S12: Take a look. This is the big number on the main question. Should the Senate vote to convict and remove President Trump from office? A slim majority of Americans in this poll, Brianna. Fifty one percent say yes. Forty five percent say no.

S1: What does that number, 51 percent, tell you? I think it’s meant to convey I think it’s being used to communicate. You know, removal is what most people want. And you can caveat that in a lot of ways, like you can caveat so many public opinion polls. But I want to highlight a way to consider this number that’s been thrown around a lot that almost no one, as far as I could hear is considering, which is this 51 percent in favor of removal. So what you’re actually saying is it’s 16 percent short of the threshold for removal since a two thirds vote is necessary for removal for actual removal.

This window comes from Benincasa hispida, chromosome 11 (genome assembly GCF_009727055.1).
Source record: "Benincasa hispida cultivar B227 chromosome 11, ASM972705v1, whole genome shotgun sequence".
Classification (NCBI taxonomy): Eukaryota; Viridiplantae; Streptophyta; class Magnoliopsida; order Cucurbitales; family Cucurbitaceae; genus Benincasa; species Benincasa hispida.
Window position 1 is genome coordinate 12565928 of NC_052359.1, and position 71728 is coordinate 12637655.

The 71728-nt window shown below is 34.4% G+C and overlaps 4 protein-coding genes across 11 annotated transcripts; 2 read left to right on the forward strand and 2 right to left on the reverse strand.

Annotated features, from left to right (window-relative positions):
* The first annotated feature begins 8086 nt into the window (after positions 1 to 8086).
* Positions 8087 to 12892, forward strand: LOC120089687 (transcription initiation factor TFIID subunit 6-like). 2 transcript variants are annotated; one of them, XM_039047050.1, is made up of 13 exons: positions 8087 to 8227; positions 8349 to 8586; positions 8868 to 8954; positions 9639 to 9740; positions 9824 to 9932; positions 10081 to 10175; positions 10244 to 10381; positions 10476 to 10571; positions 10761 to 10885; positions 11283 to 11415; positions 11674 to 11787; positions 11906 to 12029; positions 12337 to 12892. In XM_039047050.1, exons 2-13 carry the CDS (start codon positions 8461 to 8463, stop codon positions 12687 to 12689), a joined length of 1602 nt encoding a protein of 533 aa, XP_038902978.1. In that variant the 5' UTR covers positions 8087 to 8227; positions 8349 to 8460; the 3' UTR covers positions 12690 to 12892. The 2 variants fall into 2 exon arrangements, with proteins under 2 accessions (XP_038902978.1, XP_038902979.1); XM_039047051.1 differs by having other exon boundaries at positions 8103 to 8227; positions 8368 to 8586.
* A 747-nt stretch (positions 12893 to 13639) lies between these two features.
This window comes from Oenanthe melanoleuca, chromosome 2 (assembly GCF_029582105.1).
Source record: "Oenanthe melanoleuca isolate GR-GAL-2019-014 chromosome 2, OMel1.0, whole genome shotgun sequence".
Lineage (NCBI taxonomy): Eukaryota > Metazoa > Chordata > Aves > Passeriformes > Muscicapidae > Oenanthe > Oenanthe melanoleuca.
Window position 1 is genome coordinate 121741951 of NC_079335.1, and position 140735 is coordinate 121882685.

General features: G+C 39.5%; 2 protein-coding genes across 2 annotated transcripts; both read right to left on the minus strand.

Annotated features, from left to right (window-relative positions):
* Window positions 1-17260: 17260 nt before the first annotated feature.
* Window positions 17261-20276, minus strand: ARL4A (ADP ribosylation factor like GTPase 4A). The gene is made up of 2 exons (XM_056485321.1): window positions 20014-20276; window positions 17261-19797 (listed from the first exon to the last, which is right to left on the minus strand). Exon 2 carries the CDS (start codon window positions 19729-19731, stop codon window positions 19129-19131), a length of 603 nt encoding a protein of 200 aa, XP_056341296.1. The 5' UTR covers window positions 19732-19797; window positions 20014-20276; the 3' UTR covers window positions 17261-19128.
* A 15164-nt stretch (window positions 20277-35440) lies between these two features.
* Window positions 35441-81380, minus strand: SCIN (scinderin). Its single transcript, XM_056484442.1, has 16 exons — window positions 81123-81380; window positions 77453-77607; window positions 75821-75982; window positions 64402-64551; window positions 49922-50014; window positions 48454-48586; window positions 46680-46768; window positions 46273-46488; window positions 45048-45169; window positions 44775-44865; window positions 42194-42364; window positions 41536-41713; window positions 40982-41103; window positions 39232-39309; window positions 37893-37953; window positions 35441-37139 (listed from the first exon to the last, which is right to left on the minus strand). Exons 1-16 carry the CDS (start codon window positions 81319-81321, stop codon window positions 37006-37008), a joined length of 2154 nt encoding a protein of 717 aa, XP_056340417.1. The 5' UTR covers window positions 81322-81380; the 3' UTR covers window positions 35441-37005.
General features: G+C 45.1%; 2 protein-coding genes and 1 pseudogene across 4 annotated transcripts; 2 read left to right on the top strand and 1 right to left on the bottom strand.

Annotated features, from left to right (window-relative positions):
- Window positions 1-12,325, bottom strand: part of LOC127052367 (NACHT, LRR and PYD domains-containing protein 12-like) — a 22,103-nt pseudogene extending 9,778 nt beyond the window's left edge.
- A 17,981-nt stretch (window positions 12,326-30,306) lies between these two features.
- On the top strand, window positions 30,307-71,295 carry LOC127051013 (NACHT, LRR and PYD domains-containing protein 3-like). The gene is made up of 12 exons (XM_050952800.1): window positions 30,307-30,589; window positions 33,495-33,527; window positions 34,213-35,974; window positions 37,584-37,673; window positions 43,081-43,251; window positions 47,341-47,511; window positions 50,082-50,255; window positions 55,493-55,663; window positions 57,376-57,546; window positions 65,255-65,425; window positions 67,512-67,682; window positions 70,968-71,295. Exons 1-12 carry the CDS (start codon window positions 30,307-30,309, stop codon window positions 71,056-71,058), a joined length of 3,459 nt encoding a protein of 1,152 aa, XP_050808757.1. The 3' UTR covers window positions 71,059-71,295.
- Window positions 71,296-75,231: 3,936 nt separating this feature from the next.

S8: This poll is showing you’re far, far short of the requirement. Now, of course, if every senator were a perfect representation of every person in their district and the Senate were designed to actually be a representative body, and every voter represented in this poll was unwavering in his or her opinion and will definitely vote against any senator who doesn’t adhere to that opinion. Well, the 51 percent figure, if absolutely accurate, would matter. But they’re not. It’s not. They won’t and it doesn’t. I like polls that one particular poll doesn’t tell us what it seems to be telling us. I also give you for free because I have so many thoughts. Another bit of analysis within the findings of that poll. Once again, David Chalian.

S12: Sixty nine percent in this poll say, yes, witnesses should be included Brianna.